Login to MyKarger

New to MyKarger? Click here to sign up.

Login with Facebook

Forgot your password?

Authors, Editors, Reviewers

For Manuscript Submission, Check or Review Login please go to Submission Websites List.

Submission Websites List

Institutional Login
(Shibboleth or Open Athens)

For the academic login, please select your country in the dropdown list. You will be redirected to verify your credentials.

Original Paper

Free Access

Dietary Epidemiology of Essential Tremor: Meat Consumption and Meat Cooking Practices

Louis E.D.a-d · Keating G.A.e · Bogen K.T.e · Rios E.a · Pellegrino K.M.a · Factor-Litvak P.d

Author affiliations

aG.H. Sergievsky Center, bDepartment of Neurology, and cTaub Institute for Research on Alzheimer’s Disease and the Aging Brain, College of Physicians and Surgeons, Columbia University, and dDepartment of Epidemiology, Mailman School of Public Health, Columbia University, New York, N.Y., eEnergy and Environmental Directorate, Lawrence Livermore National Security, LLC, Livermore, Calif., USA

Corresponding Author

Dr. Elan Louis

Unit 198, Neurological Institute

710 West 168th Street

New York, NY 10032 (USA)

Tel. +1 212 305 9194, Fax +1 212 305 1304, E-Mail edl2@columbia.edu

Related Articles for ""

Neuroepidemiology 2008;30:161–166

Do you have an account?

Login Information

Contact Information

I have read the Karger Terms and Conditions and agree.


Background/Aim: Harmane [1-methyl-9H-pyrido(3,4-b)indole] is a tremor-producing neurotoxin. Blood harmane concentrations are elevated in essential tremor (ET) patients for unclear reasons. Potential mechanisms include increased dietary harmane intake (especially through well-cooked meat) or genetic-metabolic factors. We tested the hypothesis that meat consumption and level of meat doneness are higher in ET cases than in controls. Methods: Detailed data were collected using the Lawrence Livermore National Laboratory Meat Questionnaire. Results: Total current meat consumption was greater in men with than without ET (135.3 ± 71.1 vs. 110.6 ± 80.4 g/day, p = 0.03) but not in women with versus without ET (80.6 ± 50.0 vs. 79.3 ± 51.0 g/day, p = 0.76). In an adjusted logistic regression analysis in males, higher total current meat consumption was associated with ET (OR = 1.006, p = 0.04, i.e., with 10 additional g/day of meat, odds of ET increased by 6%). Male cases had higher odds of being in the highest than lowest quartile of total current meat consumption (adjusted OR = 21.36, p = 0.001). Meat doneness level was similar in cases and controls. Conclusion: This study provides evidence of a dietary difference between male ET cases and male controls. The etiological ramifications of these results warrant additional investigation.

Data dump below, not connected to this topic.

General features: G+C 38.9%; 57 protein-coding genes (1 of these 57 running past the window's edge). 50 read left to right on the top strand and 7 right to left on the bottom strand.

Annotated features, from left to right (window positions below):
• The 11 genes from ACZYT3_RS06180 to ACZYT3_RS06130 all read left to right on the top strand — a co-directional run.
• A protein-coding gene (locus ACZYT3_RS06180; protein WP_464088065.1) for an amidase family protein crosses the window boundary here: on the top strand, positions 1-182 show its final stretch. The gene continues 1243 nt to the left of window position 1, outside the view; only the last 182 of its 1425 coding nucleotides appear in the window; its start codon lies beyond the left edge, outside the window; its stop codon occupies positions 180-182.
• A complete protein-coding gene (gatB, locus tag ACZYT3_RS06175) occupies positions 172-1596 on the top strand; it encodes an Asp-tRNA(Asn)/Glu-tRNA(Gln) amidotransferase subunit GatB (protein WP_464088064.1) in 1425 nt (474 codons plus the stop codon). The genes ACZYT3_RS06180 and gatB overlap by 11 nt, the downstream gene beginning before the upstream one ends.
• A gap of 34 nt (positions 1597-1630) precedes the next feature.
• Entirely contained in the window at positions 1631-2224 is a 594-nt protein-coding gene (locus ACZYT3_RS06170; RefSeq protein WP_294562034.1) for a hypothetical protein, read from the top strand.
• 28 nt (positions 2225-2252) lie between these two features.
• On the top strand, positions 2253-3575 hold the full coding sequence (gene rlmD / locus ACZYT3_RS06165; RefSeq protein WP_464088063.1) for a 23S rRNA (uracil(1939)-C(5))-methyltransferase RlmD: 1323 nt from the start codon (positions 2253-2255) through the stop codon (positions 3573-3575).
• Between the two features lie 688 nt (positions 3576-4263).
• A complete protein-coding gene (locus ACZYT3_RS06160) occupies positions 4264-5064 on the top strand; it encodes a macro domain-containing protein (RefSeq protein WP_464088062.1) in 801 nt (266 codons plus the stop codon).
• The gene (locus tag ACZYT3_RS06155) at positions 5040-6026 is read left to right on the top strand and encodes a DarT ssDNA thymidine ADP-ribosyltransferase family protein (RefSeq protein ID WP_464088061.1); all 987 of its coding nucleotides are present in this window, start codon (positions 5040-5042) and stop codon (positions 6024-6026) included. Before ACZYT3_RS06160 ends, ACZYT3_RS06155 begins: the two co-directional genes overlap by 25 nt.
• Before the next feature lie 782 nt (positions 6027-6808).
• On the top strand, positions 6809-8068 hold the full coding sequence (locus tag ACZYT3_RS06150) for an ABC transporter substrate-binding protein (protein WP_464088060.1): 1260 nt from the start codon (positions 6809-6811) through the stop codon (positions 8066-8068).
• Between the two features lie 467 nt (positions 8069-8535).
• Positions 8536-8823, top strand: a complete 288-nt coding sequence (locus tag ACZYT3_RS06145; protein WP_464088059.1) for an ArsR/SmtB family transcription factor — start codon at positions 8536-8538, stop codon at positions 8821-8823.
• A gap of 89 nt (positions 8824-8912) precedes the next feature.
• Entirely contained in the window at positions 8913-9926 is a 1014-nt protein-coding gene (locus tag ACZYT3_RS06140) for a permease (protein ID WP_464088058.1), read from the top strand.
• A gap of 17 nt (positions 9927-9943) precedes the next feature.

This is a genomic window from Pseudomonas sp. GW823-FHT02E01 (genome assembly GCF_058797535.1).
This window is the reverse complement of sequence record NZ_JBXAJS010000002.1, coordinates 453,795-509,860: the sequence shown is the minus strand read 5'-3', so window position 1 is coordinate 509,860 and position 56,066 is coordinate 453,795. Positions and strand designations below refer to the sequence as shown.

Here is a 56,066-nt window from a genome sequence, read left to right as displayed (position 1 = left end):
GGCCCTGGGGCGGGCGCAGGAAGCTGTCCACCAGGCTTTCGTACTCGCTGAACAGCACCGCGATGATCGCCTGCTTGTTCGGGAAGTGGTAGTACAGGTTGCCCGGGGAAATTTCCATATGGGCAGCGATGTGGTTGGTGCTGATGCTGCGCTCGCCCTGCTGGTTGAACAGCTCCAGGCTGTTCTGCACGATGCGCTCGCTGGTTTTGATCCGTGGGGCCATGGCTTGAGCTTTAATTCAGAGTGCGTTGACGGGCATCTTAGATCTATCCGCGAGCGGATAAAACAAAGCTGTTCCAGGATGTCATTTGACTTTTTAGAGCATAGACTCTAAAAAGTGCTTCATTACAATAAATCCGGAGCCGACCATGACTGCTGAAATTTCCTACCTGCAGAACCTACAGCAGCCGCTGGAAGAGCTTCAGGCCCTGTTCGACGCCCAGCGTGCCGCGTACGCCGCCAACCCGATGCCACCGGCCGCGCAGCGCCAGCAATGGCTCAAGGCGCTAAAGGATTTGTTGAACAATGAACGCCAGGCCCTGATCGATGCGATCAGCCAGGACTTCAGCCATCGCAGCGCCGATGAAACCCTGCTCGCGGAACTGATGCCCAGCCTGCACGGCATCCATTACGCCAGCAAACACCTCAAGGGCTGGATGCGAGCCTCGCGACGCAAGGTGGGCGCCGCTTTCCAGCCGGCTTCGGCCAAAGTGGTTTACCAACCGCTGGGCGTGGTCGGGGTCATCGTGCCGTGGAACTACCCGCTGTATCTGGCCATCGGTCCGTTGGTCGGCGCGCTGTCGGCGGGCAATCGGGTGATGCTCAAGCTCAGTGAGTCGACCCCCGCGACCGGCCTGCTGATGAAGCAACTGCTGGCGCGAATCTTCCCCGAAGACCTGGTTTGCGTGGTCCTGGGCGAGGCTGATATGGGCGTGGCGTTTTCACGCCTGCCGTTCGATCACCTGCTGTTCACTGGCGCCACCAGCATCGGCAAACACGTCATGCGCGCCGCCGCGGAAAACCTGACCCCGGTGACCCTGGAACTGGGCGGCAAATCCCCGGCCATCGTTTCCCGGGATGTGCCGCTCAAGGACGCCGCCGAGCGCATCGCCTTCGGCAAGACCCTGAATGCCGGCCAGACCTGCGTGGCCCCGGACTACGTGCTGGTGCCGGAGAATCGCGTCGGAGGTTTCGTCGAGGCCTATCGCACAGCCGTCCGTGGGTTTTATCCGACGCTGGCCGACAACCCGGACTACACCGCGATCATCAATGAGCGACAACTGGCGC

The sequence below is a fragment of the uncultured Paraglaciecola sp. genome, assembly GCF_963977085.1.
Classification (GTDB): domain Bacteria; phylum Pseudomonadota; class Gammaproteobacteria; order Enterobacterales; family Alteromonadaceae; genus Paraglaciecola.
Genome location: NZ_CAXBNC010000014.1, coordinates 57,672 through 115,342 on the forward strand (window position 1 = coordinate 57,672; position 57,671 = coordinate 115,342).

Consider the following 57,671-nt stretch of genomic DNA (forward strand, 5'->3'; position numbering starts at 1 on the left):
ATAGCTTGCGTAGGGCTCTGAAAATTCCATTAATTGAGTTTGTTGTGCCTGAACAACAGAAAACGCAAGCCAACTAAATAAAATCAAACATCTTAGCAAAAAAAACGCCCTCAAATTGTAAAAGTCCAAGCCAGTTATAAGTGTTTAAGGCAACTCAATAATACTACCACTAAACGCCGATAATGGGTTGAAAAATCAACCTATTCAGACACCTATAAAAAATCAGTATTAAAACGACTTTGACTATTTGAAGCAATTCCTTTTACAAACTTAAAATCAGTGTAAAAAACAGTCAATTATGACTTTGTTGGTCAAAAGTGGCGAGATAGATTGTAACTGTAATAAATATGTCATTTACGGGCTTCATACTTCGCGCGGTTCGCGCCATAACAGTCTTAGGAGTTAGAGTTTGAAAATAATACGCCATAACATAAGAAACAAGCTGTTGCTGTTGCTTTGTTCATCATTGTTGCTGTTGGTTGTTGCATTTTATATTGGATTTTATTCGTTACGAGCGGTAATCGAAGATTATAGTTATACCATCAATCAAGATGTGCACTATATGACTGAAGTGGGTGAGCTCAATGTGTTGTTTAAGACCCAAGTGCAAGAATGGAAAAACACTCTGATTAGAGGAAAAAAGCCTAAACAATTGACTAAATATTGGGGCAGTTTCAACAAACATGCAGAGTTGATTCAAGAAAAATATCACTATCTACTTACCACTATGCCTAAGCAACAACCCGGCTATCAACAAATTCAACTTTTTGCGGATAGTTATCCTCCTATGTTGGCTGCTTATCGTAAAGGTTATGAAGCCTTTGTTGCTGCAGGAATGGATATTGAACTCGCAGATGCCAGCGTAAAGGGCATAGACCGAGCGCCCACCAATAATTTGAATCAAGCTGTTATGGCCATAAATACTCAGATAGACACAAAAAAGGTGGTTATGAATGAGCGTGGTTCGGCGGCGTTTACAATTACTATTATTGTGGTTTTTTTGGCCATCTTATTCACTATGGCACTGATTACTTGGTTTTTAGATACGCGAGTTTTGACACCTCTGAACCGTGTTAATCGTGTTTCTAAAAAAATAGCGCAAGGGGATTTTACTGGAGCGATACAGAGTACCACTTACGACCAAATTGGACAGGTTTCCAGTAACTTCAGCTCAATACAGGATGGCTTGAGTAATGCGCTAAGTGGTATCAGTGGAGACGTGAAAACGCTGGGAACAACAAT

© 2008 S. Karger AG, Basel

Article / Publication Details

First-Page Preview
Abstract of Original Paper

Received: September 26, 2007
Accepted: January 23, 2008
Published online: April 02, 2008
Issue release date: May 2008

Number of Print Pages: 6
Number of Figures: 1
Number of Tables: 3

ISSN: 0251-5350 (Print)
eISSN: 1423-0208 (Online)

For additional information: http://www.karger.com/NED

Copyright / Drug Dosage / Disclaimer

Copyright: All rights reserved. No part of this publication may be translated into other languages, reproduced or utilized in any form or by any means, electronic or mechanical, including photocopying, recording, microcopying, or by any information storage and retrieval system, without permission in writing from the publisher or, in the case of photocopying, direct payment of a specified fee to the Copyright Clearance Center.
Drug Dosage: The authors and the publisher have exerted every effort to ensure that drug selection and dosage set forth in this text are in accord with current recommendations and practice at the time of publication. However, in view of ongoing research, changes in government regulations, and the constant flow of information relating to drug therapy and drug reactions, the reader is urged to check the package insert for each drug for any changes in indications and dosage and for added warnings and precautions. This is particularly important when the recommended agent is a new and/or infrequently employed drug.
Disclaimer: The statements, opinions and data contained in this publication are solely those of the individual authors and contributors and not of the publishers and the editor(s). The appearance of advertisements or/and product references in the publication is not a warranty, endorsement, or approval of the products or services advertised or of their effectiveness, quality or safety. The publisher and the editor(s) disclaim responsibility for any injury to persons or property resulting from any ideas, methods, instructions or products referred to in the content or advertisements.